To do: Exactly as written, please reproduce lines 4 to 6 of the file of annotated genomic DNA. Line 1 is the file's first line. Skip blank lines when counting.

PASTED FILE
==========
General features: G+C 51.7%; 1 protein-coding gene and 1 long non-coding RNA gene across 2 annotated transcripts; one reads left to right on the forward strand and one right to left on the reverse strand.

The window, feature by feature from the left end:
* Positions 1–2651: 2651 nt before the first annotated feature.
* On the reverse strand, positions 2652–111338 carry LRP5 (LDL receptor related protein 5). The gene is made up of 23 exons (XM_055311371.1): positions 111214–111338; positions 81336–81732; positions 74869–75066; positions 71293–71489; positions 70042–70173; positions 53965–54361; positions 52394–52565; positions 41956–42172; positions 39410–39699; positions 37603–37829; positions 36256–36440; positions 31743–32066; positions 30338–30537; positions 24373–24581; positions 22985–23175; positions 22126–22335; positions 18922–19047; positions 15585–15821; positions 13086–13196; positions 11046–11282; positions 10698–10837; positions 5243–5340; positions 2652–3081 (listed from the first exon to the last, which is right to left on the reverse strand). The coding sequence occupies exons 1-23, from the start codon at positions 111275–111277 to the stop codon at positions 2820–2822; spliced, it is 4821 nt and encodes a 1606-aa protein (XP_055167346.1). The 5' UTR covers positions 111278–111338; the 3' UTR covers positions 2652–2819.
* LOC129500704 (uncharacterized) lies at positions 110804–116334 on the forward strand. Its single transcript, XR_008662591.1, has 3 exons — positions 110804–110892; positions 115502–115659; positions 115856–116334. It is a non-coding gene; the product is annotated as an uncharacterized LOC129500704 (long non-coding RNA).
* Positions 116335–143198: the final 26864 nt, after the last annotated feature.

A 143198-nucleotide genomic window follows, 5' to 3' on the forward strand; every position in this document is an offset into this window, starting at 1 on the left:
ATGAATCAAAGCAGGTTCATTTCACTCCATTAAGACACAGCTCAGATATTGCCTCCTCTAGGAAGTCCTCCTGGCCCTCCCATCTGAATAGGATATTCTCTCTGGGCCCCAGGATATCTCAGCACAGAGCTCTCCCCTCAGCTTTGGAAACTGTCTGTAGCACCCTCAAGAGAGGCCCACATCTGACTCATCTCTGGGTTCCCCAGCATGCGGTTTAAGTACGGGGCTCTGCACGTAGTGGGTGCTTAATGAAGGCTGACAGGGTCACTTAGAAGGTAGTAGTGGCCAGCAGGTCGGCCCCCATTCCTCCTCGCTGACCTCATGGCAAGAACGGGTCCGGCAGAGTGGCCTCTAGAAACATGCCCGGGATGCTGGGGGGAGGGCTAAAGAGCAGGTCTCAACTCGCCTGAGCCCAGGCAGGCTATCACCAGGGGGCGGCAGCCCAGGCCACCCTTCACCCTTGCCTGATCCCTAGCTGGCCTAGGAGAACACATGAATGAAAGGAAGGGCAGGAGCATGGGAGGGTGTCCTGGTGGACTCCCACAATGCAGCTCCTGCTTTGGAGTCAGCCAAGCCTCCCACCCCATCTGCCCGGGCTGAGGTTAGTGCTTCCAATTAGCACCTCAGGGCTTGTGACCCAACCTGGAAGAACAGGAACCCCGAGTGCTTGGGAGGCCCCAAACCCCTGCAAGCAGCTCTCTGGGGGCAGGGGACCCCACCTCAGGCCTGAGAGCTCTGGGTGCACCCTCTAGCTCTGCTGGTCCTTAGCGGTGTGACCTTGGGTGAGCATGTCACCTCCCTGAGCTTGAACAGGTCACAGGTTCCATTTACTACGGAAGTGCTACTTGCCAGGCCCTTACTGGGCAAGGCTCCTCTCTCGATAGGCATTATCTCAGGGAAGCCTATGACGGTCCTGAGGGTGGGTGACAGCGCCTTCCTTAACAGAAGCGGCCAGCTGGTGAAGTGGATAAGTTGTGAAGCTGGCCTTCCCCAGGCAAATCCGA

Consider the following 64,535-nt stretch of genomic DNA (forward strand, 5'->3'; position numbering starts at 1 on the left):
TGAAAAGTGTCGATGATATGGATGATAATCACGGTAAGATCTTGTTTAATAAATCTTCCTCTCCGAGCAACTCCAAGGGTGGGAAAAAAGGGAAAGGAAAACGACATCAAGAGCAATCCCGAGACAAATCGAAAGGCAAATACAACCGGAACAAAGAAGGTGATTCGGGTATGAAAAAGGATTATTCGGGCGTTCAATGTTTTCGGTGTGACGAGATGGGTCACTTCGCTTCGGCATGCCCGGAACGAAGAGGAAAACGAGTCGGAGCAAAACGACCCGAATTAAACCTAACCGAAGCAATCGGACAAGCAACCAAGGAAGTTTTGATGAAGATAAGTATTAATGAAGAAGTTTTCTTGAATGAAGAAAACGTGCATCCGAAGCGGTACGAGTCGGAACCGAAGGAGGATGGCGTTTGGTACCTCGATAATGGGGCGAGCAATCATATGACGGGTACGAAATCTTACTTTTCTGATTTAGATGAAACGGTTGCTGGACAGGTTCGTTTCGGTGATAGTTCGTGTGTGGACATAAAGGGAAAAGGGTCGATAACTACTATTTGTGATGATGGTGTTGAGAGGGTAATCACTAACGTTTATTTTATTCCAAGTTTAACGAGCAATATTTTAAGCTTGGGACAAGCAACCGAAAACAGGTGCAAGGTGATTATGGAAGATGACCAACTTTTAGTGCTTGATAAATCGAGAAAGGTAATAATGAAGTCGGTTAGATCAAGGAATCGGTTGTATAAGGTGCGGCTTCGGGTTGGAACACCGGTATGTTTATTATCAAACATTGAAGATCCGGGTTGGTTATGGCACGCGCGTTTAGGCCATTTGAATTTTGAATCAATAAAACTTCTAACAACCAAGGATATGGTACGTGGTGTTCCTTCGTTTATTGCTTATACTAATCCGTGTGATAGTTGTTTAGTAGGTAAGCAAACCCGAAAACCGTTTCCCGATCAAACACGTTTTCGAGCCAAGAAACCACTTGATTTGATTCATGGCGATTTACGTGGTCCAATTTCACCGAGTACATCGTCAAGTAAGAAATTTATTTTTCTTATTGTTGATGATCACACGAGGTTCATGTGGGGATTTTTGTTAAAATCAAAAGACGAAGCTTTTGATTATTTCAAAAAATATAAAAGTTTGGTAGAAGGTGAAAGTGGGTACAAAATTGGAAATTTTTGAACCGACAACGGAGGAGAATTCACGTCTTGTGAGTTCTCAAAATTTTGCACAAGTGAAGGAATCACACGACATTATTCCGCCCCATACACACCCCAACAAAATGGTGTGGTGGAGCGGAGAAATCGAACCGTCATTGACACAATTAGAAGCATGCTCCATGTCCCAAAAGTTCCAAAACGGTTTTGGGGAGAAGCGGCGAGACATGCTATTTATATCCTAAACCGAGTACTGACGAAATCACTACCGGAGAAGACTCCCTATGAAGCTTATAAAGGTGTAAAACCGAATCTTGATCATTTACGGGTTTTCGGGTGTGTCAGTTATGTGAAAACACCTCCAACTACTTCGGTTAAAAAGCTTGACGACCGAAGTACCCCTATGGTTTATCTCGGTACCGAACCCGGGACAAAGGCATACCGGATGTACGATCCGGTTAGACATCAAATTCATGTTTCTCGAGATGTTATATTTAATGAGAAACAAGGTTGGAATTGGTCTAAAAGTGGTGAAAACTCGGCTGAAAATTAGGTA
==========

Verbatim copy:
* On the reverse strand, positions 2652–111338 carry LRP5 (LDL receptor related protein 5). The gene is made up of 23 exons (XM_055311371.1): positions 111214–111338; positions 81336–81732; positions 74869–75066; positions 71293–71489; positions 70042–70173; positions 53965–54361; positions 52394–52565; positions 41956–42172; positions 39410–39699; positions 37603–37829; positions 36256–36440; positions 31743–32066; positions 30338–30537; positions 24373–24581; positions 22985–23175; positions 22126–22335; positions 18922–19047; positions 15585–15821; positions 13086–13196; positions 11046–11282; positions 10698–10837; positions 5243–5340; positions 2652–3081 (listed from the first exon to the last, which is right to left on the reverse strand). The coding sequence occupies exons 1-23, from the start codon at positions 111275–111277 to the stop codon at positions 2820–2822; spliced, it is 4821 nt and encodes a 1606-aa protein (XP_055167346.1). The 5' UTR covers positions 111278–111338; the 3' UTR covers positions 2652–2819.
* LOC129500704 (uncharacterized) lies at positions 110804–116334 on the forward strand. Its single transcript, XR_008662591.1, has 3 exons — positions 110804–110892; positions 115502–115659; positions 115856–116334. It is a non-coding gene; the product is annotated as an uncharacterized LOC129500704 (long non-coding RNA).
* Positions 116335–143198: the final 26864 nt, after the last annotated feature.